The expansion of the Universe is described by the cosmic-scale factor R(t). The expansion rate slows due to the attractive action of gravity, denotes its present value. If the average density is greater than the critical density (density parameter ) the Universe will eventually recollapse; otherwise ( ), the expansion continues forever. A critical universe ( ) is spatially flat; a high-density universe ( ) curves back on itself like the surface of a ball; a low-density universe ( ) is negatively curved like a saddle.
As the Universe expands, photons have their wavelengths stretched (``redshifted'') proportional to R(t). The measured redshift z of a photon of known wavelength at emission (e.g., a spectral line) reveals the size of the Universe when it was emitted, , as well as the age, (assuming a matter-dominated, flat Universe with Hubble constant ). The most distant galaxy observed has a redshift of 4.94, which means the Universe was a factor of 5.94 smaller and about 0.9Gyr old when the light we see now was emitted.
As the Universe expands, it cools adiabatically with temperature falling as 1/R(t). At a temperature of around 3000K (energy equivalent eV) the thermodynamic transition from ionized matter to neutral matter occurred (called recombination); this drastically and suddenly reduced the opacity from Thomson scattering, so that ``last scattering'' of the CMB photons occurred then. At this epoch CMB photons had wavelengths corresponding to visible light and the Universe was around 300,000 years old.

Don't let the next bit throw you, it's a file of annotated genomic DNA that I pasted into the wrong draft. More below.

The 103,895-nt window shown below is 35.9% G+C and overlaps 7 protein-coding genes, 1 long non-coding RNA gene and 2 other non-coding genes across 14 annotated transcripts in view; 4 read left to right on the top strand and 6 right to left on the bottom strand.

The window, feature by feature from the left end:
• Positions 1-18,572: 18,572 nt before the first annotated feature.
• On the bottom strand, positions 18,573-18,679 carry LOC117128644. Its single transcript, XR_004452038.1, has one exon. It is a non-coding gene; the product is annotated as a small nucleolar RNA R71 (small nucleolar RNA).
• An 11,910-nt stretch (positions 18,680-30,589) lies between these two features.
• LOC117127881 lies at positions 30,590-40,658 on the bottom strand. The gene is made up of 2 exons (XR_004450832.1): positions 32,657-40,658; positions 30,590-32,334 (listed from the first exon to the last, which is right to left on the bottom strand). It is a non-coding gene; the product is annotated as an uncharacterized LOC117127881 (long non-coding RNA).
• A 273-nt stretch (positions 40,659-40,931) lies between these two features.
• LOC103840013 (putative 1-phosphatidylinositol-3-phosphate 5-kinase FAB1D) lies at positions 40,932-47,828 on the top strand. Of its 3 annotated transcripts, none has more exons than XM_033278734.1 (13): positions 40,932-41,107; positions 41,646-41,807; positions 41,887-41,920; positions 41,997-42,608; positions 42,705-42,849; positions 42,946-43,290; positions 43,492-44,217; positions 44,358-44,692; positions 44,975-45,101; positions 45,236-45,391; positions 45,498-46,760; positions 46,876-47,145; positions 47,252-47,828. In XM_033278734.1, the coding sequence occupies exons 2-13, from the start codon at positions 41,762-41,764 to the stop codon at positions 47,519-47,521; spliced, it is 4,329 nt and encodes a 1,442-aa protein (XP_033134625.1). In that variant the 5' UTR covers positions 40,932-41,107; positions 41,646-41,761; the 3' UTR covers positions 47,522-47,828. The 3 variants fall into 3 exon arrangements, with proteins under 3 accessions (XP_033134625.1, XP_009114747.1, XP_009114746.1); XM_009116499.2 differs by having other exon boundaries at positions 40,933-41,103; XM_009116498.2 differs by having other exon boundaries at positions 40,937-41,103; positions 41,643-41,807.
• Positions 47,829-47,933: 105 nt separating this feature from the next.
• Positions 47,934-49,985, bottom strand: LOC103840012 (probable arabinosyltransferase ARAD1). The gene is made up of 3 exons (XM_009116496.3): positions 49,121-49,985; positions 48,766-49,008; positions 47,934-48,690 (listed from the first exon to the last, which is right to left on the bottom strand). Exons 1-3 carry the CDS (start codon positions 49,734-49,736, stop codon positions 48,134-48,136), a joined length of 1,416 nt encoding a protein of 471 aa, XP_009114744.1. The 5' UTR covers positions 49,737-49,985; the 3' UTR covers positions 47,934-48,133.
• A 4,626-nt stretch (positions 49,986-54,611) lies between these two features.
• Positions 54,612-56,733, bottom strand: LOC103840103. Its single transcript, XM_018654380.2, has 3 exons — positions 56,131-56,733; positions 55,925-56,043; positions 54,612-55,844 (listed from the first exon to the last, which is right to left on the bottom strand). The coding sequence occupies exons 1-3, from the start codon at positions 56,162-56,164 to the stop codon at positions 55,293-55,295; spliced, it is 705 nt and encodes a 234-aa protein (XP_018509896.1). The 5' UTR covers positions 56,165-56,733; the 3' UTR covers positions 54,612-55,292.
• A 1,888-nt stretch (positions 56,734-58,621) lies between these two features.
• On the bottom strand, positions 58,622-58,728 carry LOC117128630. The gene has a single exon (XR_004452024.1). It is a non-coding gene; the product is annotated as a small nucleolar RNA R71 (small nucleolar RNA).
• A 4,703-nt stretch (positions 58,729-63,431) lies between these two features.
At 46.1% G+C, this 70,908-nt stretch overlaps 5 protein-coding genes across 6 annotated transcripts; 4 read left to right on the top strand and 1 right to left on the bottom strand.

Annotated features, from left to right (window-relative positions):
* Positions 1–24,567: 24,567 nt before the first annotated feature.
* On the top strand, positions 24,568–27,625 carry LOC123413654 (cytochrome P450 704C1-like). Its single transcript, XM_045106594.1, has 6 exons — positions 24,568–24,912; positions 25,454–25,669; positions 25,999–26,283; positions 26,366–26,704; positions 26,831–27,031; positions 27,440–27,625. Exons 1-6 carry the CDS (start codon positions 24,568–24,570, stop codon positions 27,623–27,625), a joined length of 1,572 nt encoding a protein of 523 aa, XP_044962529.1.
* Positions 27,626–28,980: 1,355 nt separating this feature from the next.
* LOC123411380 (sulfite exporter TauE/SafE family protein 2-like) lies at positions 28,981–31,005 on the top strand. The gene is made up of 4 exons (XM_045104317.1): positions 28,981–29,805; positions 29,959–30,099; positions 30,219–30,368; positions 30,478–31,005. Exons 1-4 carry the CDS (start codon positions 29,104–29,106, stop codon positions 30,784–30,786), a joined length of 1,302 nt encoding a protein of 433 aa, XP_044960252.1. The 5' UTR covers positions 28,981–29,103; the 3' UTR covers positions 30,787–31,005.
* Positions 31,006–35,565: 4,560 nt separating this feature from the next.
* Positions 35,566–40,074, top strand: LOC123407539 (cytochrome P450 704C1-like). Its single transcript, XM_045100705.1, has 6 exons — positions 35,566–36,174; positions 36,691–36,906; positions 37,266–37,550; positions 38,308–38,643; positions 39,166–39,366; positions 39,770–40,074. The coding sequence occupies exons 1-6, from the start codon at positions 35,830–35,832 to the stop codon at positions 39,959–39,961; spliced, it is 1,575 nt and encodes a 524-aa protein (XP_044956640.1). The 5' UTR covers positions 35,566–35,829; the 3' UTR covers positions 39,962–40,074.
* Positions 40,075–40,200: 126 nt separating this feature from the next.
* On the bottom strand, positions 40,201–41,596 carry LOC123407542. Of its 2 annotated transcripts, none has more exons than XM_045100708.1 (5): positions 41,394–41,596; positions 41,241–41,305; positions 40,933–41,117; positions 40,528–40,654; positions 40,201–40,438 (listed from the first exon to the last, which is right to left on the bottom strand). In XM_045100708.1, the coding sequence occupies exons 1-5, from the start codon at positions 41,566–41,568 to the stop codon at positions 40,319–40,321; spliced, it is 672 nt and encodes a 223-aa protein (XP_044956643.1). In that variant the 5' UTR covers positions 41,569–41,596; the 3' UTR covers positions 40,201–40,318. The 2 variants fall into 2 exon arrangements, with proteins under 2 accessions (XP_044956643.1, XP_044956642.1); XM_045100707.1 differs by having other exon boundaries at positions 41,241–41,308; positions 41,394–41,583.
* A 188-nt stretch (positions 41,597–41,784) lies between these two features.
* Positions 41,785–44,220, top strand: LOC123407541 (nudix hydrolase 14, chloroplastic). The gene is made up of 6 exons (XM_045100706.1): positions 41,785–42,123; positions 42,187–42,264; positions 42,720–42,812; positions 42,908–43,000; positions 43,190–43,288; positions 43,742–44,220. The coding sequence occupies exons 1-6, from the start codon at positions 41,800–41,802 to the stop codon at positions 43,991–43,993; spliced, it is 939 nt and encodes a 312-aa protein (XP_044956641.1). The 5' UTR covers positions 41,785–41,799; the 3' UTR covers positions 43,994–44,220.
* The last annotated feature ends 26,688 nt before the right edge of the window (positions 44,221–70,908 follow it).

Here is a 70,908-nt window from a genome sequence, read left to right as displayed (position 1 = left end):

When the Universe was about a factor of 6000 times smaller than present ( eV and age of about ten-thousand years), the energy density in the thermal radiation (CMB photons) was comparable to that of matter (matter - radiation equality). At earlier times, radiation dominated the energy density, and density perturbations did not grow. During the time between matter - radiation equality and recombination only perturbations in the nonbaryonic dark matter grow because the baryons are supported against collapse by radiation pressure. (Once the Universe recombines baryons are released from the photons and fall into the dark-matter potential wells.) The extra growth of density perturbations for a universe with nonbaryonic dark matter means that a lower level of initial irregularity is needed to produce the structure seen today. This explains why a smaller level of CMB anisotropy is expected if there is nonbaryonic dark matter.